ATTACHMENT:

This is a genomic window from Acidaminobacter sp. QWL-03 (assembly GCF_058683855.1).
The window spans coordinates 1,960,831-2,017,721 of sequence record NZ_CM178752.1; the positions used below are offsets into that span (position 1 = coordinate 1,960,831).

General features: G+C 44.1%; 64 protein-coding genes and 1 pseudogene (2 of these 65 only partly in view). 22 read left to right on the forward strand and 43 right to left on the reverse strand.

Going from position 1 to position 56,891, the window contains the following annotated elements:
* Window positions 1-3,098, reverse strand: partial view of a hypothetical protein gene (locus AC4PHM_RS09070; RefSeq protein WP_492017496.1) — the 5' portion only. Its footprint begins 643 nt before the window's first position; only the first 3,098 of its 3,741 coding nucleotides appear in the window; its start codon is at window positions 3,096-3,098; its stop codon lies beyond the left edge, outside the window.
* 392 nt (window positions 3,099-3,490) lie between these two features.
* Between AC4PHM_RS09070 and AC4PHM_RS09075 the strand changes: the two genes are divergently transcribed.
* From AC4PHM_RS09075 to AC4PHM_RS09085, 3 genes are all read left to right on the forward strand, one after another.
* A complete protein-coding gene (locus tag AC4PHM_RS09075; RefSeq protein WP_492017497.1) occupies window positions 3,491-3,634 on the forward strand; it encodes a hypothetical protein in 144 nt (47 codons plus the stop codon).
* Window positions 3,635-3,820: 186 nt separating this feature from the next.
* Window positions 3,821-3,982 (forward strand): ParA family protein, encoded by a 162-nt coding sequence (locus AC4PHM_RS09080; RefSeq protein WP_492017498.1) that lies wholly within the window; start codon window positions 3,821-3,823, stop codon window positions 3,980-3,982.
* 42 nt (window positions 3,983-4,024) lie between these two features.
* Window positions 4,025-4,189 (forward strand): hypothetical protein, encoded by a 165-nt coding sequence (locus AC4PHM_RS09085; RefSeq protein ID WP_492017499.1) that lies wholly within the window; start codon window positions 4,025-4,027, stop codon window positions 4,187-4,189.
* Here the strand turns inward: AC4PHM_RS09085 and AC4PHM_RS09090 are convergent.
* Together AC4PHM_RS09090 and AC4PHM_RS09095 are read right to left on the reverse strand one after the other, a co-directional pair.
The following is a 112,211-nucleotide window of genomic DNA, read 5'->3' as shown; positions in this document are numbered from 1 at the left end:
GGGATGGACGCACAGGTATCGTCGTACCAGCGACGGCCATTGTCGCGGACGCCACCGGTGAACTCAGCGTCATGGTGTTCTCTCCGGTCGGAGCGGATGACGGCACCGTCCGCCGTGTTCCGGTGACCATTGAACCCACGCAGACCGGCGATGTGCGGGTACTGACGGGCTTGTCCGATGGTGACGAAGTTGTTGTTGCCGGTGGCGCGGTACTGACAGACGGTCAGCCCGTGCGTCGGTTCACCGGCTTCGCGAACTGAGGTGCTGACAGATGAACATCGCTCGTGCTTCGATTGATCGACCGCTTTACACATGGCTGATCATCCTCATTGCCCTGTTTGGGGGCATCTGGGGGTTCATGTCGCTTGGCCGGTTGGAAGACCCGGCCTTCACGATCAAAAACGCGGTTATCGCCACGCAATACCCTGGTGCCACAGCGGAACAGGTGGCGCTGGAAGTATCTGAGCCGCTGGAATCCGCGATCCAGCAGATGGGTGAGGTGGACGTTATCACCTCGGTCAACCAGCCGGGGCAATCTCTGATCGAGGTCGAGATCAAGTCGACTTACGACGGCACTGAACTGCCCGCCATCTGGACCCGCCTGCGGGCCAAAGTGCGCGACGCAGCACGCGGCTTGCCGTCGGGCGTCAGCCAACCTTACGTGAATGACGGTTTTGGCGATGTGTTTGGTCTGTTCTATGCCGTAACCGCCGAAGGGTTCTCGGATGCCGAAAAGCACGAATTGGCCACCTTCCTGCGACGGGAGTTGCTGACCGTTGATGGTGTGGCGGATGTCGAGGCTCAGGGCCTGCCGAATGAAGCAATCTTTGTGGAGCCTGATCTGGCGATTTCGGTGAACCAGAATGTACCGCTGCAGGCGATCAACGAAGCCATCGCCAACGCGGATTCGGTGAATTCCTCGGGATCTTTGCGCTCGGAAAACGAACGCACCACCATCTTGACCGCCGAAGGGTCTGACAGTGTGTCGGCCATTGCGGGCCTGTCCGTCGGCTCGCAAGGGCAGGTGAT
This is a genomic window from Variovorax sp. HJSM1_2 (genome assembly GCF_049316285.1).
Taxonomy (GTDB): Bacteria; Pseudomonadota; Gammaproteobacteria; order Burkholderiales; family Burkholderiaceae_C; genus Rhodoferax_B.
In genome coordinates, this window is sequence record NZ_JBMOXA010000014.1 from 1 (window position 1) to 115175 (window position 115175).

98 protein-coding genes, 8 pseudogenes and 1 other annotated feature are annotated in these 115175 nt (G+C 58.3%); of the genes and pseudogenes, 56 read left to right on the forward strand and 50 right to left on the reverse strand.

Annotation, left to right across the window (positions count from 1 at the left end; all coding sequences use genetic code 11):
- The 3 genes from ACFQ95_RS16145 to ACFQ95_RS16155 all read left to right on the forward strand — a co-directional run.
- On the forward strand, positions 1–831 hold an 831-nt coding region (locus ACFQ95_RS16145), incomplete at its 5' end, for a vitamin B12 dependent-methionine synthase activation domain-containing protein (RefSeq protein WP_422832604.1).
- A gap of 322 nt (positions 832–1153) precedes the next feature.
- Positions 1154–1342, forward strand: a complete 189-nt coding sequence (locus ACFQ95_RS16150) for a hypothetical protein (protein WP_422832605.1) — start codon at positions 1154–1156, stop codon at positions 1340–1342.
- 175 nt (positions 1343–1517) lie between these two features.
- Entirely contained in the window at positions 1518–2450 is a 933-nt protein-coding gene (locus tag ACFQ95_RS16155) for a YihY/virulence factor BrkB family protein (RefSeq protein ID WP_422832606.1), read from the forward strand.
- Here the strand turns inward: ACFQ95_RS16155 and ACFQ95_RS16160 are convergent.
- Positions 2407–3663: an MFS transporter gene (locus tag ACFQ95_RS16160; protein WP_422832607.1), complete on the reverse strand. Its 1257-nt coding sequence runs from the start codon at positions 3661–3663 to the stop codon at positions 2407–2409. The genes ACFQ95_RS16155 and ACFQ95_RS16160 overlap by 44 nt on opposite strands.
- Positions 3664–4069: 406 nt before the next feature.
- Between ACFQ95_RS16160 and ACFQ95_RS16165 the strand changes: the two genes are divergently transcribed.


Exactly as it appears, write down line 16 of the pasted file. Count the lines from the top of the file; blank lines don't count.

The following is a 112,211-nucleotide window of genomic DNA, read 5'->3' as shown; positions in this document are numbered from 1 at the left end: